Mike (the Paladin) I'm frankly not sure...maybe it was the Belgariad..or part of it. I know it was in the 80s so it was some time ago and all I really remember about the ones I read is that there was quite a bit of interaction with gods and goddesses...and a lot of traveling "to and fro". I didn't remember them well enough to try and review them, soooo, like I said, lots of to be read books and I'd need to "re-read" them to see...well, what I'd read. (LOL)


 Danielle The Book Huntress (Angels Weep For Goodreads) Suzanne wrote: "Great review Danielle, I always see Modesitt on the fantasy shelves but have never picked up one of his books before, will definately have to pick it up when I find it."

Thanks, Suzanne. He's pretty prolific. I've been breaking into the high fantasy lately, so I've paid attention to recommendations. A friend invited me to join the group for this author, and I joined out of curiosity. This was their 1st group read.


 Danielle The Book Huntress (Angels Weep For Goodreads) Rita wrote: "I like this line in your review: "Lerris's approach to woodworking--initially one of boredom and disinterest, which changed to one of intense focus and commitment to perfection--was a metaphor for ..."

Rita, that is a literary attraction for me--seeing a flawed hero grow and change. Perfect characters don't resonate with me very much.


message 34: by Danielle The Book Huntress (Angels Weep For Goodreads) (last edited Jul 29, 2010 12:08PM) (new) - rated it 4 stars

 Danielle The Book Huntress (Angels Weep For Goodreads) Outwardly, I didn't go through a rebellious phase. But inwardly, I profess that I resent anyone trying to control me. I think it makes me more bull-headed about doing things the way that makes sense to me. I believe it's very important to have the freedom to be yourself. I have an aunt who's a control freak and is very opinionated (she thinks she right about everything), and we butt heads now, even though I'm closer to 40 than 30, and I don't need her yoke of guidance anymore like I did when I was young. My mother wasn't very controlling as I grew up. She set standards that were to be followed, but she let us think for ourselves, read what we wanted, and we had some freedom to be ourselves. As a result, I didn't get into any trouble really. I was a very boring teenager. Now that I'm older, there's more of free-spirit hiding inside of me. I do think that parents should set guidelines, but give kids room to find out who they are and what they believe-within reason. Too tight control seems to backfire. I say that as a woman with no kids, so I don't presume to tell others how to raise their kids. At Mike's point, I was not spoiled. I had what I needed, and a little extra, and I was raised to value hard work. So, spoiling doesn't seem like a good parental tactic to me.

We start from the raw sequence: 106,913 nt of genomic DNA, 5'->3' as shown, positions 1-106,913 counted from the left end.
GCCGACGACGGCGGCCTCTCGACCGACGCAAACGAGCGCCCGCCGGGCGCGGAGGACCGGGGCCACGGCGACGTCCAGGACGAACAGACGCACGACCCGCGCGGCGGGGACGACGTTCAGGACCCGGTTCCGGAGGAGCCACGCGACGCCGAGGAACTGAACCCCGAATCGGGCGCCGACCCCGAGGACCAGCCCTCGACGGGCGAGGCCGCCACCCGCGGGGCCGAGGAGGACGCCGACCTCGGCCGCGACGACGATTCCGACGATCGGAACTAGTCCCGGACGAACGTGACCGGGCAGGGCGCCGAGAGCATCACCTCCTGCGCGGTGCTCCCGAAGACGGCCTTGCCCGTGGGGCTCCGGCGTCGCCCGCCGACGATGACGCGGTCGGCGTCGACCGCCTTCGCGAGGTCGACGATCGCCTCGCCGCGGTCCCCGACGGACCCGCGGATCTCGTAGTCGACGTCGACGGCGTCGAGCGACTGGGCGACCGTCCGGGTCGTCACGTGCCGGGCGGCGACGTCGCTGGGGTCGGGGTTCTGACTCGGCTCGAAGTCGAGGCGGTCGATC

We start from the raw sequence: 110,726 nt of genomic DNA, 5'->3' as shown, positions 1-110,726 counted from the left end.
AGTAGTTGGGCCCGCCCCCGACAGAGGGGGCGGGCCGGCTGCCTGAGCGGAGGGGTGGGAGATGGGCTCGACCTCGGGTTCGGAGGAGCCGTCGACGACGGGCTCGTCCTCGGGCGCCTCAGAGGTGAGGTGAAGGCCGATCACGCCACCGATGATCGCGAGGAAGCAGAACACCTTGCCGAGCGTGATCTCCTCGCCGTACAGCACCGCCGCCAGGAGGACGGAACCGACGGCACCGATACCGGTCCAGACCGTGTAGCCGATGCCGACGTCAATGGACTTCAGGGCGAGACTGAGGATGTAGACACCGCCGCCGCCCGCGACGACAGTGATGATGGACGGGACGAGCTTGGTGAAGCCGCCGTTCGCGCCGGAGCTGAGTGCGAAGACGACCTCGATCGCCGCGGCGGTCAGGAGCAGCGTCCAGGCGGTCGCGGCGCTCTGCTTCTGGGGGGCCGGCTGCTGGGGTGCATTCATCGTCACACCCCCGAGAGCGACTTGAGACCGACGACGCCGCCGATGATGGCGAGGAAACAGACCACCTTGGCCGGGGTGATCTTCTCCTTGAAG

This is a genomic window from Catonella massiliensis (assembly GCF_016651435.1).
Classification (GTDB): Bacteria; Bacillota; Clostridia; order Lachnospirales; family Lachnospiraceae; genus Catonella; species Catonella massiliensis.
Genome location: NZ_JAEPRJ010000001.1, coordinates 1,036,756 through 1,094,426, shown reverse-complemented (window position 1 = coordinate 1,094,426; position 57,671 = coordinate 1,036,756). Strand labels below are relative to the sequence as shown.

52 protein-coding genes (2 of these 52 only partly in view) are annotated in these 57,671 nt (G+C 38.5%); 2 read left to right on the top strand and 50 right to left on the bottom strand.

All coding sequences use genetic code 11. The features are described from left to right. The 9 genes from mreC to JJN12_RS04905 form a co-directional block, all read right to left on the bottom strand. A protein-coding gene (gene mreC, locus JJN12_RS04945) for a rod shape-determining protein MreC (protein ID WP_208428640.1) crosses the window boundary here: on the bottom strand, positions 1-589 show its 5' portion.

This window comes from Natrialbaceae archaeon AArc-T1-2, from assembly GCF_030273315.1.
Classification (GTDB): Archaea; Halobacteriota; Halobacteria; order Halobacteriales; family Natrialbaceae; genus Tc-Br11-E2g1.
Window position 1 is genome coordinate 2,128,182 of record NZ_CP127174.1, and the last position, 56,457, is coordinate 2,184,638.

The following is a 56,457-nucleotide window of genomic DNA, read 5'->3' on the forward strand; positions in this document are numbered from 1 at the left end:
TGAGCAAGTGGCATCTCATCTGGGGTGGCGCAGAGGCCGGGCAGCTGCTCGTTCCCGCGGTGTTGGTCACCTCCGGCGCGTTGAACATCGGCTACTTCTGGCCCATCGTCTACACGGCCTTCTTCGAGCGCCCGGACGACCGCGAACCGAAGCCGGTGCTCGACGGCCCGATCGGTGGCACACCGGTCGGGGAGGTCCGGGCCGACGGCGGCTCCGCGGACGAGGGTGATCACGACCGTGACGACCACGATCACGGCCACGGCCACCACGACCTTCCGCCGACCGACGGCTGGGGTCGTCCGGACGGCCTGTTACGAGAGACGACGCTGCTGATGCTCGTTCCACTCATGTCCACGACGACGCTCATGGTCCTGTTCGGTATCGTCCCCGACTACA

message 35: by Mike (the Paladin) (last edited Jul 29, 2010 02:31PM) (new) - rated it 4 stars

Mike (the Paladin) I don't know if I would have been what would be classically called rebellious or not. There are deeper questions there, I know that I rebelled against the prevailing spirit of my generation. I was always annoyed by the "nonconformists of the late 60s and 70s who were really the conformists" I mean anyone bucked the norm they tried to shut down completely. I know...I was never a "hippie" or even resembled one. I did however have differences with my parents and left home at 18 wrecking a significant portion of my life. Nothing is the same for everyone I suppose.


 Danielle The Book Huntress (Angels Weep For Goodreads) To me, it makes sense to be a nonconformist if that's true to who you are. To do it just to rebel or so you can get attention is basically like selling out. I don't think anyone should be allowed to have control over you to that degree that they dictate your actions indirectly, causing you to behave in a way that is foreign to who you truly are. That's when I have an issue with rebelling. Because you're truly hurting yourself and no one else.


Mike (the Paladin) Be yourself. I agree. That was largely my problem with the people of my generation..dressing alike, acting alike, and demanding "we all" be like them...nonconformists. Huh? Those of us who rejected drugs etc. were the real nonconformists.